Q: What happens when you ask a narcissist to take responsibility for his actions and remove himself from the situation in which he is causing pain?
A: Absolutely nothing.
I mean, I don’t know why I expected anything different. A few weeks ago, as I had feared, my husband’s narcissistic behavior ramped up again and just as I had warned him, I asked him to move out for a while to give us all a chance to heal while he got help.
He decided not to. He said he prayed and God told him not to leave.
A few days after this, his brother had a heart attack and almost died. So that conversation had to get shelved for a few weeks while he took care of his brother, mother and sister. I went back into a holding pattern until the crisis passed.
But eventually I brought the conversation up again and pointed out that it wasn’t okay, when your entire family is saying, “You are hurting us,” to assume you have the sole authority to make the decision as to whether you stay or go.
He said, “But the Lord said…”
This is, I believe, what is referred to as taking the Lord’s name in vain. Not the blurting out of the word “God” when you are surprised about something, but taking the Lord’s name and applying it to what you want to do. It’s like me sending one of the kids to the store with my credit card to buy some milk and they return with a TV because they wanted that more. That would be them taking my name (and my credit) in vain.
This just seemed to puzzle him. After all, he’s not the one with the problem – it’s me and all my over-the-top feelings, which I have somehow convinced the kids to echo. So of course it was important for him, the sane one, to hear from the Lord about it and make the decision.
And that was the end of that discussion. My closest friends started talking in terms of locksmiths and restraining orders. I wasn’t ready to go there.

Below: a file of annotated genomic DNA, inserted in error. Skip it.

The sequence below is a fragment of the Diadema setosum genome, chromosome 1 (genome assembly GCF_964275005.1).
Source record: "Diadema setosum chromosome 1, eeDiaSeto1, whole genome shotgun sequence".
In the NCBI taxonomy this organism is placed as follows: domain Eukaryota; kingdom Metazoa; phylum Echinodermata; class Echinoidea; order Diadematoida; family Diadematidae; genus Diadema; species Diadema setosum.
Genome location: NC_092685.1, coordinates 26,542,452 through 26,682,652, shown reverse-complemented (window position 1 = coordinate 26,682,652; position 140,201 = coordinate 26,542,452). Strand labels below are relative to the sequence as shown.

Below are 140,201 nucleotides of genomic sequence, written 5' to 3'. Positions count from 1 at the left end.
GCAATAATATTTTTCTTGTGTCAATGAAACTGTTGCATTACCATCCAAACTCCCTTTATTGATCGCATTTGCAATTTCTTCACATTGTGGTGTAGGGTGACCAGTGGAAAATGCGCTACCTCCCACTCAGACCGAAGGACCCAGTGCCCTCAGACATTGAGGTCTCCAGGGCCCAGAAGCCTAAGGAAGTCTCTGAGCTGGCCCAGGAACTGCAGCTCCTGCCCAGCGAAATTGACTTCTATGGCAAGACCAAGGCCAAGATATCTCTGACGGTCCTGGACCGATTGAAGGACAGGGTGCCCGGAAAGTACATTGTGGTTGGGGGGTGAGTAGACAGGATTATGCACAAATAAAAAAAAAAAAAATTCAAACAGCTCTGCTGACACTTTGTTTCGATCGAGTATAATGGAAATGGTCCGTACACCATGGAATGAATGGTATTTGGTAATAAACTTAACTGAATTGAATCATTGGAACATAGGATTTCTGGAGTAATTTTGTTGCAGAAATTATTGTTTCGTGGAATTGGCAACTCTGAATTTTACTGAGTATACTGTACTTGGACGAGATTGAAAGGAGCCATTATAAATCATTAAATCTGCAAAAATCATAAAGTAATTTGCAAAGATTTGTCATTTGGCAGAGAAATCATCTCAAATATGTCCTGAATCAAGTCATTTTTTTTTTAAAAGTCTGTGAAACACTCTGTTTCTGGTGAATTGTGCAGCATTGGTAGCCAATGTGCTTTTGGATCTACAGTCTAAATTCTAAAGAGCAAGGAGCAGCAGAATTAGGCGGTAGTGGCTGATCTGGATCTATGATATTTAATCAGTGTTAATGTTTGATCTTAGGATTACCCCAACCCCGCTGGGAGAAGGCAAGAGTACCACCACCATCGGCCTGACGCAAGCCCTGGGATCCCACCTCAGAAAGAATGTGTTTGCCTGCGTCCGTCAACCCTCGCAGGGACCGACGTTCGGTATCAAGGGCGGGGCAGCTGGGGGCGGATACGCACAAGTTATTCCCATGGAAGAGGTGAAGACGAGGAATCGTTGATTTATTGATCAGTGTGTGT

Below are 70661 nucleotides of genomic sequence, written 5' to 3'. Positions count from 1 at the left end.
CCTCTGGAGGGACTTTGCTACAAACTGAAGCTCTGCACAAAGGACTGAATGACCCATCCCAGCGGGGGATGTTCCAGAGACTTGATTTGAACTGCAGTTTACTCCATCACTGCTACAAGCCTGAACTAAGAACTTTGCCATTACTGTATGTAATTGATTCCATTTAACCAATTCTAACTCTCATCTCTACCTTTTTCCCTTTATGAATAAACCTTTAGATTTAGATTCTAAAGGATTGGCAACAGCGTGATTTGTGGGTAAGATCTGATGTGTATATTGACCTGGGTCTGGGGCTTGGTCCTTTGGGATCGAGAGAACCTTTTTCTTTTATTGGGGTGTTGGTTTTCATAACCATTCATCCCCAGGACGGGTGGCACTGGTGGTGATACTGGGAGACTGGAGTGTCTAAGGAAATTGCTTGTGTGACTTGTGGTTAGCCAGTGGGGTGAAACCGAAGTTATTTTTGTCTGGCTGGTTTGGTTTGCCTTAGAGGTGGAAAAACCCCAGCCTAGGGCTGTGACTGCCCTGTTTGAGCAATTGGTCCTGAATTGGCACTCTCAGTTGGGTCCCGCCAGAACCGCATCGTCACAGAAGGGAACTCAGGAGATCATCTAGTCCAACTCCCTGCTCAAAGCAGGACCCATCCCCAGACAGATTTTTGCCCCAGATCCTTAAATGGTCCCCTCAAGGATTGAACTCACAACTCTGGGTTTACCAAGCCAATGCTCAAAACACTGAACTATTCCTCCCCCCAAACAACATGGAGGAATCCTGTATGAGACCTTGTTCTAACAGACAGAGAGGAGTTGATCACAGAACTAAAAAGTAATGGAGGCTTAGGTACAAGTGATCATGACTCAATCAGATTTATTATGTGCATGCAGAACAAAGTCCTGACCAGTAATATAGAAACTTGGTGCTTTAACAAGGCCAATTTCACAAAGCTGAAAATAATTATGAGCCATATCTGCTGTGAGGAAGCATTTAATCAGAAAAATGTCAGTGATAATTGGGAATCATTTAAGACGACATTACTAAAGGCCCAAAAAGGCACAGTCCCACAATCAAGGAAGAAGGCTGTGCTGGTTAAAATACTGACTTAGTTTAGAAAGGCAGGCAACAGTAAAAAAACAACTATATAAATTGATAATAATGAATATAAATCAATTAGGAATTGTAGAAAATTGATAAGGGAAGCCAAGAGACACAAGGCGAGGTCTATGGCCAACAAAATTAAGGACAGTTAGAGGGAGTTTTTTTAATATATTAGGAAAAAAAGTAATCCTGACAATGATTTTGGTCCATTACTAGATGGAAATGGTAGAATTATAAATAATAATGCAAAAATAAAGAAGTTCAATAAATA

Because for a while now I have had this plan to keep my head down and keep going until the kids are old enough to be on their own. I thought I could just set some boundaries and coexist.
Anyone who has actually lived with a narcissist is probably shaking their head with a wry smile at this point. Well okay, so I have to learn things the hard way.
My counselor told me a while ago that I had to start telling the truth, to his face, because if I didn’t, my body would break down. She said we can do all kinds of denial with our minds and emotions, but our bodies remember.
Sure enough, about a week ago, my body remembered. My digestive system completely shut down. In its place was a rock. This wasn’t just an “I’m too upset to eat right now.” In fact, I didn’t actually FEEL all that upset at the time. This was, “Nope, food is not going to go through your system, so don’t even try.” After two days, during which time all I managed to get down was coconut water and broth, I realized that I had to ask for help.
I went to church that Sunday, and the Lord spoke to me through song after song during worship, followed by a sermon that, had the pastor known what I was going through, could not have applied better.
At any rate, if I wasn’t convinced before, by the end of that sermon I knew that I needed to ask for help. The visual picture the pastor painted of “someone holding 15 grocery bags and trying to open a door with their foot while saying, ‘I got this'” was the last straw.
I walked up to one of the prayer partners and blurted out, “I asked my husband to leave for a while and he said no, and now I can’t eat.” The woman prayed a beautiful prayer, and then looked me in the eyes and asked, “Do you want the pastor and elders involved?” I nodded yes and she said, “Wait here” and walked over to where the pastor was standing worshiping, grabbed him by the arm and brought him back to me. He told me he was going to send me to a hotel for a couple of days to give me a chance to get some peace and be able to eat again.
After further discussion with the couple who are my small group leaders, who already knew a little of what was going on, they came to the consensus that it shouldn’t be me that went away but him. Otherwise I had to leave the kids alone with him. Not to mention that he would then be able to point to me as the one who left, and the one with the problem.
It just remained to inform my husband of this. My small group leaders invited him over to their house to meet with them and me, and explained the situation to him, saying that the pastor had offered to pay for the hotel for two days.